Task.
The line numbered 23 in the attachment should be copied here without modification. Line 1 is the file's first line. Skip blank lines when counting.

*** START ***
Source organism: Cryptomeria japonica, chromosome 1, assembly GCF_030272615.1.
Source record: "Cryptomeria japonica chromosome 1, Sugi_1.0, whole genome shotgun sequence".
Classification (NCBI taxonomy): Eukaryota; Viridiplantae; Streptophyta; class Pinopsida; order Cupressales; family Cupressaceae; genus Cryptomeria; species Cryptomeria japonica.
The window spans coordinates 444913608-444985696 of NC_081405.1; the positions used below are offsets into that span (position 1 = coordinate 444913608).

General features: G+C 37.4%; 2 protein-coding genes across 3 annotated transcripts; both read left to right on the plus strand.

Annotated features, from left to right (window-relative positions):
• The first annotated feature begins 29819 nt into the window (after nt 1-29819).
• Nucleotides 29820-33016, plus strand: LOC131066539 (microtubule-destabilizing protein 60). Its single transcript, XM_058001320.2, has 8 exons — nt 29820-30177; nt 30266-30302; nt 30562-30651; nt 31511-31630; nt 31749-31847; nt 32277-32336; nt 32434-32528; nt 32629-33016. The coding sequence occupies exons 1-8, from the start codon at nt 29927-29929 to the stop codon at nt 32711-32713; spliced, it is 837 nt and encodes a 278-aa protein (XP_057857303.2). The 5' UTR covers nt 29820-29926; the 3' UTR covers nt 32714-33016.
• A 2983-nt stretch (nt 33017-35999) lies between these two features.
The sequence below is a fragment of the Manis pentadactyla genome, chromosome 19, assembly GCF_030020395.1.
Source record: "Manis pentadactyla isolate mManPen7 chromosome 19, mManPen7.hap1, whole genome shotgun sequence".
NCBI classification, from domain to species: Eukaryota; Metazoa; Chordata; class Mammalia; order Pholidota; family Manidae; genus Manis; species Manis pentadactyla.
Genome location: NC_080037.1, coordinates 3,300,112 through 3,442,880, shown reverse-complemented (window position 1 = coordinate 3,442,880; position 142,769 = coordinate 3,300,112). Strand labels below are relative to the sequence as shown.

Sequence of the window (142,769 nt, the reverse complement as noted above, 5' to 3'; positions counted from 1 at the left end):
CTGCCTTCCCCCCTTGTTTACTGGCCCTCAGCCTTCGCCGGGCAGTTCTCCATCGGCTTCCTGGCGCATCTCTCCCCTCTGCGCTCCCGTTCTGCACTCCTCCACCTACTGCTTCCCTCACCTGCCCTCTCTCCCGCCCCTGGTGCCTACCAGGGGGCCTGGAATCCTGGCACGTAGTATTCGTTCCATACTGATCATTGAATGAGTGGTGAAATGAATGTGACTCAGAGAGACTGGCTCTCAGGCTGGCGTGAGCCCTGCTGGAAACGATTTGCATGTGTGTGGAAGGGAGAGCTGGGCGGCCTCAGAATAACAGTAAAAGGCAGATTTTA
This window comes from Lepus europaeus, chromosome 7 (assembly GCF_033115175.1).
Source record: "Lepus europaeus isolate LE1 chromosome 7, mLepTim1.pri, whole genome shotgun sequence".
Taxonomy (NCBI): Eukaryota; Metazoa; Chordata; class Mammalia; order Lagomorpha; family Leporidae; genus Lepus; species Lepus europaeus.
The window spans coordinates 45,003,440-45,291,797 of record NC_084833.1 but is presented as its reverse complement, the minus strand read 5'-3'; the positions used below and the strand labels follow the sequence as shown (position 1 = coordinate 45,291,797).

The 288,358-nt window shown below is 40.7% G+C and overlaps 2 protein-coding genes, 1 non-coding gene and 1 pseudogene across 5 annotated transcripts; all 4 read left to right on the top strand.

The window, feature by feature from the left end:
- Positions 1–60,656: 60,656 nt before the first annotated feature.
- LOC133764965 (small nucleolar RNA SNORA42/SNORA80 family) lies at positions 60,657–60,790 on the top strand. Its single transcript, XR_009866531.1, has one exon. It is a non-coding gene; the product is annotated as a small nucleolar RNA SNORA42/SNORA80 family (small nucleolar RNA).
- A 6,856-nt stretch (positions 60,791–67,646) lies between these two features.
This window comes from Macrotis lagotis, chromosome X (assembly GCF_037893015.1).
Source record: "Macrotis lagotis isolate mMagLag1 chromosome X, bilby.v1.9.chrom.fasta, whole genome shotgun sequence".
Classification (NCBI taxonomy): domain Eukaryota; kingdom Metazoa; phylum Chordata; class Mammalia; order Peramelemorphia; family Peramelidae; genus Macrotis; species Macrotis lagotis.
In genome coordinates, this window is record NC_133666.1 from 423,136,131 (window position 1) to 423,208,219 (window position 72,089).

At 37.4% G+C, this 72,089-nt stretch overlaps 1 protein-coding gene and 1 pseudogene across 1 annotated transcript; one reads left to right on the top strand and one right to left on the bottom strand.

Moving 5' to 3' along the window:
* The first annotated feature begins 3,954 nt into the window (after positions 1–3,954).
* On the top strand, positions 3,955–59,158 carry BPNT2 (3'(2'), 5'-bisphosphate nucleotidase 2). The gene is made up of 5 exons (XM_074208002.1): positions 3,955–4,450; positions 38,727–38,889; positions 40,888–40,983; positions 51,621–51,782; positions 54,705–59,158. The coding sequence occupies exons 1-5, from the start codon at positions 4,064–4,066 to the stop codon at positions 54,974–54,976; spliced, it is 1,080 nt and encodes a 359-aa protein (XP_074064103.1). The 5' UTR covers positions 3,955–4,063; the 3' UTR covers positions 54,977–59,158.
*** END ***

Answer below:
- LOC133764965 (small nucleolar RNA SNORA42/SNORA80 family) lies at positions 60,657–60,790 on the top strand. Its single transcript, XR_009866531.1, has one exon. It is a non-coding gene; the product is annotated as a small nucleolar RNA SNORA42/SNORA80 family (small nucleolar RNA).